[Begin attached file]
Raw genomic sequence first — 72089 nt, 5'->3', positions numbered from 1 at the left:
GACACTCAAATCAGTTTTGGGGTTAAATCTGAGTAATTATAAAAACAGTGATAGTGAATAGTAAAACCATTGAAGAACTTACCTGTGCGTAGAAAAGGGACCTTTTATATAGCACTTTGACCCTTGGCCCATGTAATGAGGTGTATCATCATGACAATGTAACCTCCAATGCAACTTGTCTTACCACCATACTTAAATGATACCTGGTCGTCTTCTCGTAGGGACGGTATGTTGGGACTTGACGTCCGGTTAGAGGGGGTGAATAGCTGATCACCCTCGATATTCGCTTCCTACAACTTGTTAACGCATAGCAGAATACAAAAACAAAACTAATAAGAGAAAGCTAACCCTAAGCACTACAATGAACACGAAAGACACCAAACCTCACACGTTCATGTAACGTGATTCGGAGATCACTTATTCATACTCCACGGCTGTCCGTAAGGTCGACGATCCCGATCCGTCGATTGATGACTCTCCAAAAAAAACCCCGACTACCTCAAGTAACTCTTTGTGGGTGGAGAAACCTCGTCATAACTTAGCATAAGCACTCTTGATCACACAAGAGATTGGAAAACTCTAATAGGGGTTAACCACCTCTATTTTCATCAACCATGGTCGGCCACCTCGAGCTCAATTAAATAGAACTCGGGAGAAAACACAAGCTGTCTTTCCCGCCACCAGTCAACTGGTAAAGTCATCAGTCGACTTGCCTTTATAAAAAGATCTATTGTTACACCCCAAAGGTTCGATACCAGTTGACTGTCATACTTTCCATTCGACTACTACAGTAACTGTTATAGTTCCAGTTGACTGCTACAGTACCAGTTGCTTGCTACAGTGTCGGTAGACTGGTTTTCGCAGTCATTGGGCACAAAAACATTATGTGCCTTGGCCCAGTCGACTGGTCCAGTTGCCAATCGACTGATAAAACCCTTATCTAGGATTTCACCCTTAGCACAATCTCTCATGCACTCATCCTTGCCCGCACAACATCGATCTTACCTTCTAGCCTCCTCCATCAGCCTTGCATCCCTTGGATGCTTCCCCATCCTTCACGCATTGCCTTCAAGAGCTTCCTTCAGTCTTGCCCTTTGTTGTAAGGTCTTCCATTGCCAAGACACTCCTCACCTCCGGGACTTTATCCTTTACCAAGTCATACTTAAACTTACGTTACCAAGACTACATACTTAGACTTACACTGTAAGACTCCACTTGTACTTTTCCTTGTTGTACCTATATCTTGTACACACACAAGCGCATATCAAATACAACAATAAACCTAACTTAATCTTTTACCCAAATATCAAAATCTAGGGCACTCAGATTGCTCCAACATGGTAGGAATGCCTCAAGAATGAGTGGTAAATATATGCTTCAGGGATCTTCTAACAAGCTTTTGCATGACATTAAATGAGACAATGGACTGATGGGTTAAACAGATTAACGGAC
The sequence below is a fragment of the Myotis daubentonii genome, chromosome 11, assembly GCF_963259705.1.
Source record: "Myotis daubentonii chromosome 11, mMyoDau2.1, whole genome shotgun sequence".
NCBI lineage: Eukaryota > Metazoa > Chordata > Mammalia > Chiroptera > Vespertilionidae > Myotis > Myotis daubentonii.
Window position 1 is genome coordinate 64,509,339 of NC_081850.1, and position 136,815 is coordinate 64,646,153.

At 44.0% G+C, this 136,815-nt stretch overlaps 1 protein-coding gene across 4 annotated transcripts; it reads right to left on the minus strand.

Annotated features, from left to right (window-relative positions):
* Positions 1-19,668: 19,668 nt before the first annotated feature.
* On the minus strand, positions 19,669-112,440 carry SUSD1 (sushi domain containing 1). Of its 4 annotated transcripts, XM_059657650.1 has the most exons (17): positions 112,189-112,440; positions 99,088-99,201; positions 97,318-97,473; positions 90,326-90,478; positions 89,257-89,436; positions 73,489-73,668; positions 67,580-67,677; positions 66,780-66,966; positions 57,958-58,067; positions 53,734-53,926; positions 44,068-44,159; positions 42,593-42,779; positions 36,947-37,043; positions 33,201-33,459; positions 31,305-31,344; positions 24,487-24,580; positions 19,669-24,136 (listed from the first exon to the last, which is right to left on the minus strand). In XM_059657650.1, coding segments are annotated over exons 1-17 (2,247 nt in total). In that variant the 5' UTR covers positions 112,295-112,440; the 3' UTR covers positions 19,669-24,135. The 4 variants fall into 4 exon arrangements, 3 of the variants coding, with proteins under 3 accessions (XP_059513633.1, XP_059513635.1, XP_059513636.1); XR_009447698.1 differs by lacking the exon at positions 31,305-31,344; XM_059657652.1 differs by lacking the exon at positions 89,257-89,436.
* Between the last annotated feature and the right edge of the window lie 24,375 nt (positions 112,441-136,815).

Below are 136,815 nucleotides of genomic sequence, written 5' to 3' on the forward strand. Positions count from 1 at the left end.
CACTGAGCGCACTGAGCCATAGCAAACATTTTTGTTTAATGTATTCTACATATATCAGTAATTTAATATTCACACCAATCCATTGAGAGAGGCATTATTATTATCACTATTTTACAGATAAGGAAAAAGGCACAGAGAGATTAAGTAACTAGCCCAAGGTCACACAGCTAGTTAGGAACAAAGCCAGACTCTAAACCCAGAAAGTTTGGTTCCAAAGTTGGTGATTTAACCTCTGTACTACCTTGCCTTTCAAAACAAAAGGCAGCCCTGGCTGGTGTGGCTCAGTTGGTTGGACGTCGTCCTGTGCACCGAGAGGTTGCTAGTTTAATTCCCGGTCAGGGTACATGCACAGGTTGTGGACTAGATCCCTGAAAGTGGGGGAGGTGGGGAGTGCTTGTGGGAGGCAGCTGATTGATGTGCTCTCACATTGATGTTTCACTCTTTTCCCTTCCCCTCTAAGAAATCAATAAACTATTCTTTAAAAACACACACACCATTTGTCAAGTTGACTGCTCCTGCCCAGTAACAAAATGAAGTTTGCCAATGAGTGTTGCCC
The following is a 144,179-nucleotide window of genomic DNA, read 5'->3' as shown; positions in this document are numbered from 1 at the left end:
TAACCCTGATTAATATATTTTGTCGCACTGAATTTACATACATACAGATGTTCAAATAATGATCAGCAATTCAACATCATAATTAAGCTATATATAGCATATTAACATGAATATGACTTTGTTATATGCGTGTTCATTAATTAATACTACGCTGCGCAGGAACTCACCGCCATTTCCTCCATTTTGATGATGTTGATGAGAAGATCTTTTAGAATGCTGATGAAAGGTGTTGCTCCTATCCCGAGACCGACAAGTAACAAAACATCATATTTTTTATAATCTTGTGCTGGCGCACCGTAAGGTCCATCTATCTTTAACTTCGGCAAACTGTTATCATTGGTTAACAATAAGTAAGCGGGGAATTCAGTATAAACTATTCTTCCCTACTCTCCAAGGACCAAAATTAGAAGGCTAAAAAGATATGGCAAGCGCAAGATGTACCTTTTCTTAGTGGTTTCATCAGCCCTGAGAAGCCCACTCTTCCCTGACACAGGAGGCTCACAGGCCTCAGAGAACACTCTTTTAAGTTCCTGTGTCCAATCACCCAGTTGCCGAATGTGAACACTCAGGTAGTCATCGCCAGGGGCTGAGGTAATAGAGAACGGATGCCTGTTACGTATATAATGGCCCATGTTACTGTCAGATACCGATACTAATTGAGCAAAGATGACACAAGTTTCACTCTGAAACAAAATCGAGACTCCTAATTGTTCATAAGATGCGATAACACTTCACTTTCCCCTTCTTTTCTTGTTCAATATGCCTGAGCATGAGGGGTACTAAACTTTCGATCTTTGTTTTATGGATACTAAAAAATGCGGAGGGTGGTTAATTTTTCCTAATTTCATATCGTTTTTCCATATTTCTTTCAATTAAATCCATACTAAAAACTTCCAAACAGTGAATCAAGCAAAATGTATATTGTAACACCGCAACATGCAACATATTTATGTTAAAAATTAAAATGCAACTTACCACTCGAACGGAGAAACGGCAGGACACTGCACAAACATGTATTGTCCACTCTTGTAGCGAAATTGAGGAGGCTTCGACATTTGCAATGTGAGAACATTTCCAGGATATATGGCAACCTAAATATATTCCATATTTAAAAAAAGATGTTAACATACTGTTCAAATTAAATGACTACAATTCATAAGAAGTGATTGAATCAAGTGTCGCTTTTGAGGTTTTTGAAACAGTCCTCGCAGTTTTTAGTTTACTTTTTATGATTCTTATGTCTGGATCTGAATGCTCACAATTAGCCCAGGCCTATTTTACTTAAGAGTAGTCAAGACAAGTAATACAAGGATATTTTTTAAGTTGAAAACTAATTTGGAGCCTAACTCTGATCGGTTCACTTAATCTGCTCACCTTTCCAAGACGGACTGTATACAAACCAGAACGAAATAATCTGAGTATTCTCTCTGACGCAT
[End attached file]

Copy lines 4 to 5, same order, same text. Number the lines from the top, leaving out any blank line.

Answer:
Source record: "Myotis daubentonii chromosome 11, mMyoDau2.1, whole genome shotgun sequence".
NCBI lineage: Eukaryota > Metazoa > Chordata > Mammalia > Chiroptera > Vespertilionidae > Myotis > Myotis daubentonii.